|City in the United States|
|– country||96.76 km²|
|– water||2.81 km²|
(April 1, 2020)
|Mayor||Joseph Petty (D)|
According to jibin123, Worcester (pronunciation: “Woester”) is the second-largest city in the U.S. state of Massachusetts. The city is about 75 km west of Boston.
Worcester has more than 181,000 (2010) inhabitants. This makes it the 121st city in the United States (2000) in terms of population. Its surface is 97.3 km², making it the 170th city.
Worcester Polytechnic Institute, a renowned technical university founded in 1865, is located in the city, as is Clark University, a renowned research university founded in 1887.
The first settlers settled in Worcester in 1673. The settlement’s name comes from the city of Worcester in England. The settlement became an independent municipality in 1722, and was officially recognized as a city in 1848.
Later President John Adams was a teacher at the village school in Worcester before returning to Braintree, Massachusetts, to establish himself as a lawyer. On August 23, 1850, a national convention for women’s rights was organized in Worcester, one of the first ever in the world.
On June 9, 1953, Worcester was hit by a tornado that destroyed much of the city. 94 people were killed. It was the deadliest tornado in New England history.
14.1 % of the population is older than 65 and 33 % consists of single – person households. Unemployment stands at 3.3 % (2000 census figures).
About 15.1% of Worcester’s population is Hispanic and Latino, 6.9% of African origin and 4.9% of Asian origin.
The population increased from 169,636 in 1990 to 172,648 in 2000.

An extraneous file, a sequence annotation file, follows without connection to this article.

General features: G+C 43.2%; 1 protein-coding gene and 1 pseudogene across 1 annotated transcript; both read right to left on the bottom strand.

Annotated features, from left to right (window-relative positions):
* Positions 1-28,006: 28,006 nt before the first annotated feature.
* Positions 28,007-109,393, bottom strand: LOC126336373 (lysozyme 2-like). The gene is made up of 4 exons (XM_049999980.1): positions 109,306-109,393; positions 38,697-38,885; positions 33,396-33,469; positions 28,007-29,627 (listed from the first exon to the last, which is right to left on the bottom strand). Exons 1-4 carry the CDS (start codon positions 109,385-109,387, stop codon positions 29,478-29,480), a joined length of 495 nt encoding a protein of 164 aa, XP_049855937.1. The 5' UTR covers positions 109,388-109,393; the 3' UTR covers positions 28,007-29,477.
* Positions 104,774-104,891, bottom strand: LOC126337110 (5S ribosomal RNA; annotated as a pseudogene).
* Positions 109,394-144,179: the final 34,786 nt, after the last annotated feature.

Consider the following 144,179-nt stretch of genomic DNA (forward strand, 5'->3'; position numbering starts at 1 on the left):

In January the average temperature is -5.1 °C, in July it is 20.9 °C. Annual average rainfall is 1212.9 mm (data based on the measurement period 1961-1990).
The figure below shows nearby places within a 20 km radius of Worcester.
- Clinton (20km)
- Northborough (14 km)
- Oxford (18km)
- Rutland (16 km)
- Spencer (16 km)
- Upton-West Upton (19 km)
- Westborough (15 km)
Born in Worchester (Mass.)
- Ellen Day Hale (1855-1940), painter
- Fanny Bullock Workman (1859–1925), geographer, explorer and cartographer
- Arthur Wheelock Moulton (1873–1962), Bishop in the Episcopal Church
- Lewis Stone (1879-1953), actor
- Robert Hutchings Goddard (1882-1945), scientist and inventor
- Stanley Kunitz (1905-2006), poet, translator and teacher
- Lillian Gertrud Asplund (1906–2006), survivor of the RMS Titanic disaster
- Wendell Culley (1906–1983), jazz trumpeter
- Elizabeth Bishop (1911–1979), poet and writer
- Samuel Fuller (1912–1997), film director, screenwriter and writer
- Arthur Kennedy (1914-1990), actor
- Georgia Gibbs (1919–2006), jazz singer
- Jaki Byard (1922–1999), jazz saxophonist, pianist and composer
- Kenneth O’Donnell (1924–1977), campaign chief, assistant, adviser, and White House executive to US President John F. Kennedy
- Don Fagerquist (1927–1974), jazz trumpeter
- Frank Capp (1931–2017), drummer and orchestra leader of West Coast Jazz and Mainstream jazz
- Ronald Dworkin (1931–2013), philosopher specializing in philosophy of law and political philosophy
- Joseph D. Early (1933–2012), politician
- Abbie Hoffman (1936–1989), anarchist anti-war activist
- John Adams (1947), composer and conductor
- Denis Leary (1957), stand-up comedian and actor
- Scott Silver (1964), screenwriter, film director and producer
- Ryan Idol (1966), porn actor
- Doug Stanhope (1967), stand-up comedian and television actor
- Jordan Knight (1970), singer-songwriter
- Jean Louisa Kelly (1972), actress
- Jay Cutler (1973), professional bodybuilder
- Alicia Witt (1975), actress
- Aaron Haddad (1982), professional wrestler
- Erik Per Sullivan (1991), actor